These dementia residents enjoy living in a community that provides continuing care, social interaction, and assistance in an individual residential apartment.

These residents often enjoy the best quality of life with access to fun social events, freshly cooked meals, and activities of daily living with nursing assistance in comfortable and pleasant living accommodations.

An assisted-living center and senior living care facility are often the first steps between living independently at home and moving into a nursing facility.

The federal government does not regulate assisted living facilities. Instead, numerous agencies provide state regulations, inspections, and surveys on assisted homes to minimize problems, including neglect, abuse, and mistreatment.

The Benefits of Long-Term Care

Long-term care facilities provide various services for those who require medical and hygiene assistance and memory care.

These facilities often offer 24-hour care for senior citizens with Alzheimer’s disease, dementia, and other memory challenges.

The services ensure the resident remains safe and enclosed with adequate supervision to prevent wandering.

Some of the specific memory care services received in an assisted living facility and nursing home include:

  • 24-hour (round-the-clock) care and supervision
  • Memory-enhancing private and social activities
  • Medication administration and management
  • Mobility assistance
  • Personal care and hygiene assistance
  • Housekeeping
  • Nutritious meals and hydrating beverages
  • Toileting and incontinence care
  • Transportation services to doctor’s appointments, therapy, and rehabilitation
  • Laundering and housekeeping

The care provided by experienced, trained staff members specializing in dementia care and supported by affected dementia therapies enhance dementia patients’ lives.

However, not every facility has the best staff-to-resident ratio, creating problems with overworked employees in an understaffed environment.

Other facilities have confusing layouts or do not coordinate their patients’ care with specialized care providers to meet the needs of those with dementia.

Dementia: A Progressing Disease

In many cases, Alzheimer’s and dementia are progressive diseases where symptoms associated with the condition worsen over time.

The debilitating transformation within weeks or months often takes independence away from dementia patients, causing a significant burden on every caregiver and family member.

Dementia, in its advanced stage, requires around-the-clock supervision in secured memory care units to ensure their safety and quality of life.

The most advanced stages leave the individual unable to perform necessary activities like toileting, dressing, and bathing.

Instead, the individual is confused, disoriented, or possibly aggressive, creating a caregiver’s emotional or physical stress that could lead to mistreatment, neglect, or abuse.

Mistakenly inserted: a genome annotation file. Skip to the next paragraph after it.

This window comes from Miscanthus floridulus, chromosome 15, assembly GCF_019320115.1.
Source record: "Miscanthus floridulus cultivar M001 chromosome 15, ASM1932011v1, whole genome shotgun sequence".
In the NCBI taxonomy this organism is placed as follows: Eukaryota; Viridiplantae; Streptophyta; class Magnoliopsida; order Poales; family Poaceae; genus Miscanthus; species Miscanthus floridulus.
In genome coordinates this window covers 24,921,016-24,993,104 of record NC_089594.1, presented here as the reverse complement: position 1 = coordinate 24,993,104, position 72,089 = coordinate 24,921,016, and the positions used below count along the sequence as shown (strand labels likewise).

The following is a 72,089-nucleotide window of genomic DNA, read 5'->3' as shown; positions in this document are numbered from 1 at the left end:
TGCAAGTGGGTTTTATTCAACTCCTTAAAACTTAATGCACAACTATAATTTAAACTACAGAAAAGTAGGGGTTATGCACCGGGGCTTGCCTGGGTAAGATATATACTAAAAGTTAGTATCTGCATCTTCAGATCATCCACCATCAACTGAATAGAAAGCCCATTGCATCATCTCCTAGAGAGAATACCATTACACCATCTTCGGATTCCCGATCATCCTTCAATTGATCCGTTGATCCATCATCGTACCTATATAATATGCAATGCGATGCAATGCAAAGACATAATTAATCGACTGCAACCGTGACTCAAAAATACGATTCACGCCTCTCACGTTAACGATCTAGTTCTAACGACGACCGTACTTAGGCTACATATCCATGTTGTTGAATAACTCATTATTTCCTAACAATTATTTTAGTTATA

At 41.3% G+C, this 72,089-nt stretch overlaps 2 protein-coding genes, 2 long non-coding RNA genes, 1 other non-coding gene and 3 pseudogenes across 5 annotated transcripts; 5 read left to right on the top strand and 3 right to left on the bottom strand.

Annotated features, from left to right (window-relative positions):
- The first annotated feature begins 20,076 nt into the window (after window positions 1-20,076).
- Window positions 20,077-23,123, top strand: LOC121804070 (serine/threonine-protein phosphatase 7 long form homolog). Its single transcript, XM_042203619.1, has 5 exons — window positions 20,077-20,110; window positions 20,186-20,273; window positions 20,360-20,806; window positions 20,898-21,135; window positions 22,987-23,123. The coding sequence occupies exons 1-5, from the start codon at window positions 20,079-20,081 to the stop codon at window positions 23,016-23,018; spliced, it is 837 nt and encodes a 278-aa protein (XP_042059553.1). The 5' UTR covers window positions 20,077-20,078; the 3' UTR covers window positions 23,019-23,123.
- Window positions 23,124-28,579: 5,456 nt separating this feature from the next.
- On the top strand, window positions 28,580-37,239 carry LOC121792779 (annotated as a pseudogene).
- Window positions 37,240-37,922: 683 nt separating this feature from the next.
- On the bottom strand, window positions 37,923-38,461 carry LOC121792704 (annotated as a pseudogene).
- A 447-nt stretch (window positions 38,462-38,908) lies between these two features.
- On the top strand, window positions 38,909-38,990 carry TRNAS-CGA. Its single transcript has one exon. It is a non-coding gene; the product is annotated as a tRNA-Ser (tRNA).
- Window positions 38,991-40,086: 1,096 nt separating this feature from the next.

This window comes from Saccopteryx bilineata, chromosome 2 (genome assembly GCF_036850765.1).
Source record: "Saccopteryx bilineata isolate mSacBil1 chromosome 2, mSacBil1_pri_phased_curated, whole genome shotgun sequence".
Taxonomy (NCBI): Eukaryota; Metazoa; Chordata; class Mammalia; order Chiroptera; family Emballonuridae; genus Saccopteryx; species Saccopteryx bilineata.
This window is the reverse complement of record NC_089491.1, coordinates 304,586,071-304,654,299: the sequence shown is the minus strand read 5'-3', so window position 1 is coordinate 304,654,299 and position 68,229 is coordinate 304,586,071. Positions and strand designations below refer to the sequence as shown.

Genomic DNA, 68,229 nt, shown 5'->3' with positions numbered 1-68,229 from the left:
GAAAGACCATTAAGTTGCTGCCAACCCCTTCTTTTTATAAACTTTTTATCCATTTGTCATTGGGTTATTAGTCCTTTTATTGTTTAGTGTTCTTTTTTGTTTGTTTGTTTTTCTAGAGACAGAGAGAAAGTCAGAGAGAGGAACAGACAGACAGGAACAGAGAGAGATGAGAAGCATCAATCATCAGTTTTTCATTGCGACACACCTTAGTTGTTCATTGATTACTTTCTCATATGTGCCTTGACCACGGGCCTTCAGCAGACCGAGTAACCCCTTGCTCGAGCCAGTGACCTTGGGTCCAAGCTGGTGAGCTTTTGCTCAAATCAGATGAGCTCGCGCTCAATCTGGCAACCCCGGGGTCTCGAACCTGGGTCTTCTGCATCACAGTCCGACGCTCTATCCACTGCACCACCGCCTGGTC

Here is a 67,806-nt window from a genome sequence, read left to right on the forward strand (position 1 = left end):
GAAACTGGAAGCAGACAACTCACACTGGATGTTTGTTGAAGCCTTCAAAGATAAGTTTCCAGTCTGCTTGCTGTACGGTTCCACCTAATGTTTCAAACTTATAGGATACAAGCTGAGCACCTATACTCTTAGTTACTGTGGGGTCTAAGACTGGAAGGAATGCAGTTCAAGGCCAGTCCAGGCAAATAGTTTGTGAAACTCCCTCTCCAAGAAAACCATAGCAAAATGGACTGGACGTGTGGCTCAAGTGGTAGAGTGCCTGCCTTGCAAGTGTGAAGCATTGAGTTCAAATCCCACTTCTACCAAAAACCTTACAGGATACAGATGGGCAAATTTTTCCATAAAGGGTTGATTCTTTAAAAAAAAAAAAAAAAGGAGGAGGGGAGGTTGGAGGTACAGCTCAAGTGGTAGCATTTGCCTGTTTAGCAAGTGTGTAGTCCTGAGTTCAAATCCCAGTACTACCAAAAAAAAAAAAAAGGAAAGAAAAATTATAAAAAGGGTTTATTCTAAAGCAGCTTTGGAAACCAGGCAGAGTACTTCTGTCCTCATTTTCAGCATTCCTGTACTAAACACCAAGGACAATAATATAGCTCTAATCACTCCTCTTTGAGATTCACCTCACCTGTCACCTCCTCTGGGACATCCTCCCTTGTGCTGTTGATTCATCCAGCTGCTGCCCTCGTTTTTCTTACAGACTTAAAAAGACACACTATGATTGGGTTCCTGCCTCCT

Because of that, many administrators managing and operating assisted-living facilities will quickly evict people diagnosed with early-stage dementia long before the condition has progressed to a debilitating condition.

Assisted Living Home Dementia Patient FAQs

Our legal team understands that many families have unanswered questions on what to do with a loved one residing in an assisted living home about to be evicted.

Our Chicago assisted living injury lawyers have answered some common questions to ask yourself when dealing with a spouse, parent, or grandparent who requires special care in a competent memory care community.

Please contact our offices at (888) 424-5757 today for additional information and legal options about how to keep your loved one healthy in a safe environment.

What Are the Signs and Symptoms of End-Stage Dementia?

In its most advanced age, the individual with Alzheimer’s is likely unable to move about without assistance or speak to be understood.

According to the National Institute on Aging, the most advanced stage of dementia requires assistance with all activities of daily living, including self-care, grooming, and eating.

Sometimes, the individual can no longer eat due to difficulty swallowing or cannot recognize anyone, including family members and caregivers.

These dementia patients may need special care, medication management, medical care, bathing, dressing assistance, and other care options that retirement communities can provide.

How Do You Move From Dementia To Assisted Living?

If your loved one’s memory loss is not severe, start a conversation about looking ahead and what to do when the disease progresses. Talk about what should happen if the loved one can no longer live independently at home.

Next, select the best available assisted living community specializing in memory care. Choosing the best place first is imperative to ensure you will not have to relocate your loved one when their condition progresses.